In a GRE tunnel, when R1 (public IP
172.16.0.1, tunnel address
10.0.0.1) sends a packet to R3 (public IP
172.16.0.6, tunnel address
10.0.0.2) and R3 receives it, the following happens:
A packet is received on R3's physical interface.
A routing decision determines that the destination address belongs to R3.
The router recognizes the destination IP address (
172.16.0.6)and GRE header as belonging to the tunnel interface. The tunnel interface removes the outer IP and GRE headers, and the original IP packet is sent back "in" to the router.
A second routing decision is performed based on the original destination IP address.
The IP TTL is decremented by one and the packet is transmitted out the appropriate interface.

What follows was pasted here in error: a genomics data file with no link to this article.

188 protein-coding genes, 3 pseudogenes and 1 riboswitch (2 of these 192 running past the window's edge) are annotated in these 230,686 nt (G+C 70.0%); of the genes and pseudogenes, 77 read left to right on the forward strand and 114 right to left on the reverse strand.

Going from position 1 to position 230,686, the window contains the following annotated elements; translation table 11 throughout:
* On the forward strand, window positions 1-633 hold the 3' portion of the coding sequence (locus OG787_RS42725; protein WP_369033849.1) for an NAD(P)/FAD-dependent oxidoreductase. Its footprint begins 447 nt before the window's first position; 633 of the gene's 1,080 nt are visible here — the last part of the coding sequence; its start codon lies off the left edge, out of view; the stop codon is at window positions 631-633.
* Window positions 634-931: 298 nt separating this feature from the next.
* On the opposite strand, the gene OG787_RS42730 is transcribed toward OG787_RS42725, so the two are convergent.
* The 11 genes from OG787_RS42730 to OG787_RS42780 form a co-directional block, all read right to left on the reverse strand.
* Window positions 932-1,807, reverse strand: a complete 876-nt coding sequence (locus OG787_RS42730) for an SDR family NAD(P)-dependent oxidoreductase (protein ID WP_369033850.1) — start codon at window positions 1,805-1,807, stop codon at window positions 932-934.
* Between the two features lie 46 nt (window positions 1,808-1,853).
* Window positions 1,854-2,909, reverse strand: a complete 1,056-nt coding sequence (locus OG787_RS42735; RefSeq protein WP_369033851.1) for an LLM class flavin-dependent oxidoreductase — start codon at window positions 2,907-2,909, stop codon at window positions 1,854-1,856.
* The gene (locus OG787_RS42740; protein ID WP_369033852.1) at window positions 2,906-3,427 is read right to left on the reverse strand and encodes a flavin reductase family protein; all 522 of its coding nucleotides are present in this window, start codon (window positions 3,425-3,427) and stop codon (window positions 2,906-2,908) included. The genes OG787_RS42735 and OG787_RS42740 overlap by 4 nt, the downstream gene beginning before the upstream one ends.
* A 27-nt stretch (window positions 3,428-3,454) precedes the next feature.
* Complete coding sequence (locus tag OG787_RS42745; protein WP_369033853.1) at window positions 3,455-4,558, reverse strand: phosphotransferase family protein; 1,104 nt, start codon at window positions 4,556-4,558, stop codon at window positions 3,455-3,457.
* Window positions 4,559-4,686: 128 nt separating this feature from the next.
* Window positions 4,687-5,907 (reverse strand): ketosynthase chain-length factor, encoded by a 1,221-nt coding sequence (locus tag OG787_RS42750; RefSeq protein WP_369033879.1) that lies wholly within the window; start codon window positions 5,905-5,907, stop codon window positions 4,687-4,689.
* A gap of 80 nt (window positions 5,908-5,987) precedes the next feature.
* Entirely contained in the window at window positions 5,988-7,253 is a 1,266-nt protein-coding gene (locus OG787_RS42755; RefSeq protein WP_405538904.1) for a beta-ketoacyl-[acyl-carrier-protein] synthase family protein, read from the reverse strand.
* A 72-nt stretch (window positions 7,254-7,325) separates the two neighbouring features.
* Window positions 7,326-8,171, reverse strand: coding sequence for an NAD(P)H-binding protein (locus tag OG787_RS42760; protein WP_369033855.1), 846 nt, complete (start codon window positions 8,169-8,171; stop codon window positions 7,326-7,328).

See here for the example I'm gonna discuss now and for more details.
I'm wondering about point 3. If the packet's destination in the outer IP header set by the tunnel on R1 is
172.16.0.6, why doesn't R3 immediately get rid of the extra IP and GRE headers?
Instead, R3 checks its configured tunnels to find one with source tunnel address
172.16.0.6 and passes the packet there.
It means that the destination tunnel address on R1 needs to match the source address on R3, and vice versa (proof by example). If they don't, R1 won't be able ping
10.0.0.2. What is a logical explanation for this requirement?
Maybe I'd like the packets to take different physical paths over the tunnel, depending on the direction they are travelling (R1 to R3 or R3 to R1)?